From the 1870s, Moro’s heightened interest in color led the artist to experiment with an abstract composition, the basis of which was a bold, carefully thought out contrast of tones. Some of the Moro abstractions can be called plot, others – exclusively expressive images.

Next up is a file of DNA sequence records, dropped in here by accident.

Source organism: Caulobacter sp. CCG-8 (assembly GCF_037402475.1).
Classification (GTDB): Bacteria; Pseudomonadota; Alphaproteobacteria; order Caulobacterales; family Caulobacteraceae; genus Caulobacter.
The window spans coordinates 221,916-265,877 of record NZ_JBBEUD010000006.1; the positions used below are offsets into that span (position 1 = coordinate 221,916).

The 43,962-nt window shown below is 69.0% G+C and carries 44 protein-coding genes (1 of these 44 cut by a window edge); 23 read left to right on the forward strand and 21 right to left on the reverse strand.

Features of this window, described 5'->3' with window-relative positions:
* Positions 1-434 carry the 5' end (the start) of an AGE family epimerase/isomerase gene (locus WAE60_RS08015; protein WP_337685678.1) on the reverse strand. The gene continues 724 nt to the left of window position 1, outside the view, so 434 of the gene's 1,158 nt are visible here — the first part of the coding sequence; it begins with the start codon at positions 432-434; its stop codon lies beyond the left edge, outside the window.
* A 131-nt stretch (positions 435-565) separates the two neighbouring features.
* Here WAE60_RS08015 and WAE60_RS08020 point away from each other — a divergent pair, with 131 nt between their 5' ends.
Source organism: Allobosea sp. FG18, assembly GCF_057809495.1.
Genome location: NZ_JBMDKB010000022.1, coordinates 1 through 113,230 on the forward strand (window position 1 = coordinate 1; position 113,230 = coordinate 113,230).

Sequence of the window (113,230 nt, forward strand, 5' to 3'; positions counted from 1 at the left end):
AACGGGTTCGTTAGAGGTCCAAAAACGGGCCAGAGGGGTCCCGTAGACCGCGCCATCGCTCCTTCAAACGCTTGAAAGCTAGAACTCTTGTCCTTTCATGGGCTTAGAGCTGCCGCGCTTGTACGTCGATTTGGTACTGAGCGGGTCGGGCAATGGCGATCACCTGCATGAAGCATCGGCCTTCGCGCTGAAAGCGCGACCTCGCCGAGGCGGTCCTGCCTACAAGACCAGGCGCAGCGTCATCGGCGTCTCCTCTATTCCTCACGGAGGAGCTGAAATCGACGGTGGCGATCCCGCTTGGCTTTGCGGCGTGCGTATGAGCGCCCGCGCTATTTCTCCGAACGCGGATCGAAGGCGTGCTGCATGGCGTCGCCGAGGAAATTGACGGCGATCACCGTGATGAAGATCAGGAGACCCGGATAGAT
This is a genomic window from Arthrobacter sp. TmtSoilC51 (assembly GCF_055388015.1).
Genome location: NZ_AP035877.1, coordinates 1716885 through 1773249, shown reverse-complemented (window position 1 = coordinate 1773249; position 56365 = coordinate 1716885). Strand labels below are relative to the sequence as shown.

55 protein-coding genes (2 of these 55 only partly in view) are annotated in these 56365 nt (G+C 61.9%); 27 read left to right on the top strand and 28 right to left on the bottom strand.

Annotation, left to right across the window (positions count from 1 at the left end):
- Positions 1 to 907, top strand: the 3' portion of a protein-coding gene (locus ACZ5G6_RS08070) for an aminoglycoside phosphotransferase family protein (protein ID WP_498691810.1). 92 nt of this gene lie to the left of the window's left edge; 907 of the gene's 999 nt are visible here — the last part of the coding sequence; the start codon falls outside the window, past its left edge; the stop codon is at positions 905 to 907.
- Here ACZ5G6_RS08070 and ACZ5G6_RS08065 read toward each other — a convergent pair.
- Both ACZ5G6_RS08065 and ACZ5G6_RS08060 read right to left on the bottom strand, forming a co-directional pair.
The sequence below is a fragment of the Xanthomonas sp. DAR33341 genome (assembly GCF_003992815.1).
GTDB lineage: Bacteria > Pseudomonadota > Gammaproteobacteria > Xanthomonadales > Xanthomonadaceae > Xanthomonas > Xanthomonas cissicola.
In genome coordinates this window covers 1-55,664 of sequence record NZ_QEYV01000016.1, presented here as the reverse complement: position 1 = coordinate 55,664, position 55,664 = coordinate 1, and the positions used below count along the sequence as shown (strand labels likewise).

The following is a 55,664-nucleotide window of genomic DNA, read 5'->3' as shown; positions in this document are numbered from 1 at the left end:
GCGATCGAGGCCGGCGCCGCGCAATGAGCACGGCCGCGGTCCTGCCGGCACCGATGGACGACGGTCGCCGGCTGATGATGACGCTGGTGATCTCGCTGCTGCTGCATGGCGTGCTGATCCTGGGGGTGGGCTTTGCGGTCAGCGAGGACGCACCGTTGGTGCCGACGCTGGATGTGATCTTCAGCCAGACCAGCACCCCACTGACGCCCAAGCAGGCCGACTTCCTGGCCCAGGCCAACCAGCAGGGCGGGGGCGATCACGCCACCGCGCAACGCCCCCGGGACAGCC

Although the artist never intended to present these experimental works as finished works, he found them interesting enough to be inserted into frames and preserved for the future museum. These paintings include “Sirens” and “Sketch”, approx. 1875-80, who shocked the first visitors to the Museum of Moreau. So Robert de Montesquiu called them “streams of paint, anticipating the fauvist paintings of the students of Moreau-Ruault and Matisse.”